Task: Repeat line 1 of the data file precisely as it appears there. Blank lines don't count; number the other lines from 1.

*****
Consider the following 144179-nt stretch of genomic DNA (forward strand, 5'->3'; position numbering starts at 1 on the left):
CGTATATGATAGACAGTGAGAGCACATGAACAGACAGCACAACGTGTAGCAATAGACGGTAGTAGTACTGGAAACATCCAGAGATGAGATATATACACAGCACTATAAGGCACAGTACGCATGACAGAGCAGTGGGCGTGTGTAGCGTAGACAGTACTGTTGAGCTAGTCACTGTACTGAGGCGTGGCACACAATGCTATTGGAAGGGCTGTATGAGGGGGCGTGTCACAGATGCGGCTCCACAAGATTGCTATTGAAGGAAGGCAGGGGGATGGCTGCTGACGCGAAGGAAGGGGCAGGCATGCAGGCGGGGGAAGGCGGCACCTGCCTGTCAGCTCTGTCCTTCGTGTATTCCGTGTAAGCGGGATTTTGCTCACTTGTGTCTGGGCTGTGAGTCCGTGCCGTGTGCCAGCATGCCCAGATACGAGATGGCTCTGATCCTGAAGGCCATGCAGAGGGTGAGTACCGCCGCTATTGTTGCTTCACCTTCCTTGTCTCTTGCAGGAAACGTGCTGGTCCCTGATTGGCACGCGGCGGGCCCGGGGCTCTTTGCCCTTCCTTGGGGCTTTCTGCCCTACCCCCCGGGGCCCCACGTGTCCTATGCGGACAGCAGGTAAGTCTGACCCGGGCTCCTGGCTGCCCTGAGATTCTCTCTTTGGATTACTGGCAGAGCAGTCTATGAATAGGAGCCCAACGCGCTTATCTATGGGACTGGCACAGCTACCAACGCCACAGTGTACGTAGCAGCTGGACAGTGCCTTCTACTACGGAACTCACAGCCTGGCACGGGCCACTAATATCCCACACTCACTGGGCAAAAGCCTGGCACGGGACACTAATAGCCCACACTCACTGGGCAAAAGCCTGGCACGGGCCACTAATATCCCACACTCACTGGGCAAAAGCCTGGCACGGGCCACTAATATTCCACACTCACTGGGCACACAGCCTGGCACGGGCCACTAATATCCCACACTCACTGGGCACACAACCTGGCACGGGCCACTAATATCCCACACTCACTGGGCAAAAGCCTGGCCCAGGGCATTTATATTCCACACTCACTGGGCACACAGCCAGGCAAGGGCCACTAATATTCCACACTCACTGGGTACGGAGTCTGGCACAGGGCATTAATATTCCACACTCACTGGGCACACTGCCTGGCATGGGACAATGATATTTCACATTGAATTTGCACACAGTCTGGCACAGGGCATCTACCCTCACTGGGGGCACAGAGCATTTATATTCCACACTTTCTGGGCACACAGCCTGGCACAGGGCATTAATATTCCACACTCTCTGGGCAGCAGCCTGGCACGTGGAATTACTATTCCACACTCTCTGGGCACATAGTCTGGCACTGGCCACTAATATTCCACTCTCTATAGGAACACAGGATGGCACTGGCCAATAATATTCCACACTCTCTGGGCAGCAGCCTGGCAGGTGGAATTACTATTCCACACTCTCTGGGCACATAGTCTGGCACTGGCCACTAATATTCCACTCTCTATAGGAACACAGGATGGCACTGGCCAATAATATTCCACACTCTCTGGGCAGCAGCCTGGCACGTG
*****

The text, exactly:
Consider the following 144179-nt stretch of genomic DNA (forward strand, 5'->3'; position numbering starts at 1 on the left):